Contrarian Investors: 1 Cheap Stock With Huge Upside Potential in 2021

This top commodity stock carries risk, but the upside potential could be significant through the end of next year.

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The stock market rebound since the March crash already wiped out many of the great 2020 deals. Despite the strong recovery, some stocks still remain cheap and could deliver massive gains for contrarian investors as the global economy recovers in 2021.

Commodities play

Tech and biotech stocks are at new all-time highs. Commodity stocks, however, continue trade at discounted prices due to weak market conditions. Lockdowns imposed to slow the spread of COVID-19 hammered global energy demand and put infrastructure projects on hold. Governments are now working through reopening phases and launching unprecedented fiscal stimulus programs.

After Japan, the United States and Canada currently lead the way when it comes to stimulus bazookas, which bodes well for the economies of the two countries.

The EU is expected to deliver a massive effort to boost growth in the region and ensure the ongoing existence of the economic bloc and the Euro. China also needs to get growth back on track to maintain social stability and put added pressure on the United States in the globe economic arena.

The stimulus efforts should drive a rebound in demand for commodities. Companies that produce base metals and oil could see a sharp reversal of fortunes. The miners and oil producers are among the worst hit during the crisis and could be the two groups that see surprise recoveries next year.


A second wave of the virus could force renewed lockdowns and result in a recovery that is U-shaped or even L-shaped rather than the anticipated V-bound. In that scenario, oil producers and base-metals miners could remain under pressure.

Nonetheless, the upside potential at this point likely outweighs the downside risks. Let’s take a look at one commodities producer that appears oversold right now and could deliver significant returns.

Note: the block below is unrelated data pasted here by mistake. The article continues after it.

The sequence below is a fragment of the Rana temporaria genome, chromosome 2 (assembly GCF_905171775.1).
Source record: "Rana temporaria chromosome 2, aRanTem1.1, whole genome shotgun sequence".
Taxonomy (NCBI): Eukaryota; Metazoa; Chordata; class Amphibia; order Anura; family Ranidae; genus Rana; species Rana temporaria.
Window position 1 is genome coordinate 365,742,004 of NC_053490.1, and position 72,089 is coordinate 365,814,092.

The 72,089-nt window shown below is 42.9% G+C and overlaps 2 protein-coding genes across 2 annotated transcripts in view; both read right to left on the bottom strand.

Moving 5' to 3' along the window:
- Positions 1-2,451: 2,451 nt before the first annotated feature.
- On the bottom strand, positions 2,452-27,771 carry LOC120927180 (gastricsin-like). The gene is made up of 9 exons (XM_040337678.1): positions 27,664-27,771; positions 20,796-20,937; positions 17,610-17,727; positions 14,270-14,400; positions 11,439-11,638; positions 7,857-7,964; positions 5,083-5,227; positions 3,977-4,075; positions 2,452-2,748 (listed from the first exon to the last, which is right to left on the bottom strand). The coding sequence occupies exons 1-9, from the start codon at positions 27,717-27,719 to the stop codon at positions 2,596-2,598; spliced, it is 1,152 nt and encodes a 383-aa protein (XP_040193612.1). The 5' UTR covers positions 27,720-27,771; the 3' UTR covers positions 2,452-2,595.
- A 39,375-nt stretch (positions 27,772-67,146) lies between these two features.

Teck Resources

Teck Resources (TSX:TECK.B)(NYSE:TECK) is best known as a leading supplier of steel making coal, copper, and nickel. It is also involved in oil production through its stake in the Fort Hills oil sands project.

As infrastructure projects ramp up around the planet, the demand for steel should rise, resulting in an improvement in demand and pricing for metallurgical coal. Copper could also surprise to the upside. The metal is a major component in the construction of wind turbines and solar panels.

Technology has improved to the point where solar installations compete at an unsubsidized level with other forms of power generation. Wind farm costs are also dropping, driving stronger interest in the renewable power assets. The push to move to more renewable energy sources in the coming years could see added stimulus money directed at these sectors.

Teck trades near $14.50 per share at the time of writing. That’s down from $22 at the start of the year and off the two-year high around $38 in 2018. The stock dipped below $9 in March.

Long-term followers of Teck know it tends to follow cycles of fantastic rallies and equally stunning crashes. Timing is important, and we could be in the early innings of the next major move to the upside.

The bottom line

Teck isn’t for the faint of heart, however. The stock could retest the March low if the broader market tanks again in the coming months.

However, the company has a solid balance sheet and appears attractive right now as a contrarian play on the global economic recovery over the medium term.

If you have some cash on the sidelines, Teck deserves to be on your radar.

This article represents the opinion of the writer, who may disagree with the “official” recommendation position of a Motley Fool premium service or advisor. We’re Motley! Questioning an investing thesis — even one of our own — helps us all think critically about investing and make decisions that help us become smarter, happier, and richer, so we sometimes publish articles that may not be in line with recommendations, rankings or other content.

Fool contributor Andrew Walker owns shares of Teck Resources.

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